Chris Wilcox
Staff writer

In support of Barbara Kearney, a Murray State assistant professor of nursing diagnosed with cancer, the Kentucky Association of Nursing Students and the School of Nursing Faculty sponsored a blood drive Feb 1.

The event held in Mason Hall was coordinated in conjunction with the Murray-Calloway County Blood Bank.

While nursing students did paperwork and took vitals, the staff of the blood bank took blood.

Kearney was diagnosed with ampullary cancer during the summer of 2011.

Ampullary cancer is a cancer that arises from the ampulla vater, a small projection into the first portion of the intestine into which the pancreatic and bile ducts open. Continue reading “School of Nursing holds blood drive in honor of professor”

Couple gives presentation on oppressed faith in Iran


Zack Heer professor in the department of history, discusses the Baha'i faith in Iran with personal experiences || Melissa Ruhlman/The News

Courtney Laverdure
Staff writer

A program related to the Murray State Reading Experience, held this Wednesday in faculty hall, helped to shed greater light on the context of the book chosen, Persepolis in Tunisia.

Zack Heern, professor in the department of history, and his wife, Mona Heern, delivered a presentation on the Islamic Republic of Iran and the Baha’i faith.

They presented in a tag-team effort. He presented historical background information on Iran and provided some context for the audience regarding the social, political, and religious state of Iran.

During the mid 1970s, there was a popular revolution that declared many enemies including officials of the former Shah’s government, communists, and the Baha’is.

The Baha’i faith is the second most geographically widespread religion on earth, the largest minority religion in Iran, and they believe in the core truth of all world religions. Continue reading “Couple gives presentation on oppressed faith in Iran”

BFSA celebrates 5th anniversary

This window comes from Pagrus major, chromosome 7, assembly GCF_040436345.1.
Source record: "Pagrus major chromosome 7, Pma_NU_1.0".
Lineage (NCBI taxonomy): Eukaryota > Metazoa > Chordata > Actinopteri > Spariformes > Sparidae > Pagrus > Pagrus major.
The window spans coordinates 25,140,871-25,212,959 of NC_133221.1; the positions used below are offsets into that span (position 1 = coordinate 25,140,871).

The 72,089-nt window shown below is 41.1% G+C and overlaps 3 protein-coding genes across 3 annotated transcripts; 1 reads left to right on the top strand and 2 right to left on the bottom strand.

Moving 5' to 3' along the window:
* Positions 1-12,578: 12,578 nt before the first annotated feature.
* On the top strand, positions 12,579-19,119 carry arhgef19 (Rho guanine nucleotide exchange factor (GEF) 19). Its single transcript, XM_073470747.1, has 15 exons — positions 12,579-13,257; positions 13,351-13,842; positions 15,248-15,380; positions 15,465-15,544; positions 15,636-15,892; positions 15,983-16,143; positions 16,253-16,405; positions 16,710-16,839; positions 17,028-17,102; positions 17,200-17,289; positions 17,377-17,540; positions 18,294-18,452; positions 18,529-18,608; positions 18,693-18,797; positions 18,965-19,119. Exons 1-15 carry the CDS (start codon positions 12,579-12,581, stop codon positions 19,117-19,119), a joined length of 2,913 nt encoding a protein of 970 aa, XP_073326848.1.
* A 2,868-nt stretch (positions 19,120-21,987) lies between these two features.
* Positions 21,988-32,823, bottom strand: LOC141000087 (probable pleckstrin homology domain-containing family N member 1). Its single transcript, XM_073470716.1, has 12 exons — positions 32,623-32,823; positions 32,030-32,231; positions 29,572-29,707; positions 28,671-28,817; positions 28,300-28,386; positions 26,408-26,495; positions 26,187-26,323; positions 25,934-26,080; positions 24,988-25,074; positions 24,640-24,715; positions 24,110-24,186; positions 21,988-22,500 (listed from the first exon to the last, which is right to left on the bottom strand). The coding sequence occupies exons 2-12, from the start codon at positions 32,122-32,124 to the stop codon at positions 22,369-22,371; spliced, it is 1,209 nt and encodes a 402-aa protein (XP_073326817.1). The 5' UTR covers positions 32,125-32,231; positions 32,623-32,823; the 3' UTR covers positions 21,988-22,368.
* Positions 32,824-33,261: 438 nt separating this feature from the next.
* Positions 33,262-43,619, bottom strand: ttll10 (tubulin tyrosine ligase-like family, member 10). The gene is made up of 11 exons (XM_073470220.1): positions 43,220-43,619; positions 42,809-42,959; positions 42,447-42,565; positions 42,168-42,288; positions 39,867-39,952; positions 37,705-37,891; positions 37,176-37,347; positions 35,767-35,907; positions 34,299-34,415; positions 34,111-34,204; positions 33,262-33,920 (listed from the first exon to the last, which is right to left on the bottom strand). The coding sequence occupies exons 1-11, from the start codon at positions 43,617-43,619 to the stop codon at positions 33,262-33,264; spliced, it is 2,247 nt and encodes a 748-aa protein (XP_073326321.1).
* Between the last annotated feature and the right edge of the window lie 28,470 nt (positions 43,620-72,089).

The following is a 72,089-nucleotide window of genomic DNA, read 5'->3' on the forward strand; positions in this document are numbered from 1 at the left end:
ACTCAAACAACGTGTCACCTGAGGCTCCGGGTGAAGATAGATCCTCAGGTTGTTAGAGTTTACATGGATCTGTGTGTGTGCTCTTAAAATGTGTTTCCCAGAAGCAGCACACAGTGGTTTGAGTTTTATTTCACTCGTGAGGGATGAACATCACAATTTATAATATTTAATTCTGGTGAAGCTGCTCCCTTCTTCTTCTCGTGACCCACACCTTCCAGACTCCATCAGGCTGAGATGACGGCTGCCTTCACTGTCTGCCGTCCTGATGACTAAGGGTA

Haley Russell
Assistant News Editor

The Black Faculty and Staff Association celebrated its fifth year anniversary with a panel discussion, “An Experiential History of African American Faculty and Students at Murray State University,” in the Curris Center’s Barkley Room on Monday featuring Frank Black, Nancy Tyler- Demartra, Willis Johnson, Steve Jones, Marvin Mills and Pearl Payne.

Jones, Chair of the department of social work, criminal justice and gerontology, introduced the panel to a full Barkley Room by citing the date that Murray State was desegregated in 1955.

“This view of the history of African Americans faculty and staff is important and needs to be told,” he said.

Elliott Jordan, an artist and a Murray State alumnus, was among the first of the students to attend the University in 1967 and showcased his artwork at the event. Continue reading “BFSA celebrates 5th anniversary”

Student Government Association: 2.8.12

Meghann Anderson
Staff writer


The Student Government Association opened its weekly meeting with discussion about the Higher Education Rally held Tuesday in Frankfort, Ky.

SGA president Jeremiah Johnson said the rally was a huge success and about 400 students were in attendance, making the rally the largest in its history.

Johnson said Murray State brought more students to the rally this year than ever before, with about 40 students in attendance.

Upcoming University events include the Presidential lecture featuring James Carville and Mary Matalin, at 7:30 p.m. Feb. 13 in Lovett Auditorium. Prior to the lecture will be a news conference at 6:30 p.m. in Pogue library. Continue reading “Student Government Association: 2.8.12”

Officials arrest student after finding dangerous materials in Hester College room

Chris Wilcox
Staff writer 

Photo provided by Calloway County Jail

Murray State police arrested David M. Wilson, freshman from Florissant, Mo., Jan. 31 at 12:50 p.m. for first-degree wanton endangerment.

Wilson consented to a warranted search of his room at Hester College, Catherine Sivills, assistant vice president of communications, said. According to his arrest report, officials found all the components to make a pipe bomb including a pipe, fuse and black powder mixed with ammonium nitrate. Sivills said the materials were safely removed from campus. Continue reading “Officials arrest student after finding dangerous materials in Hester College room”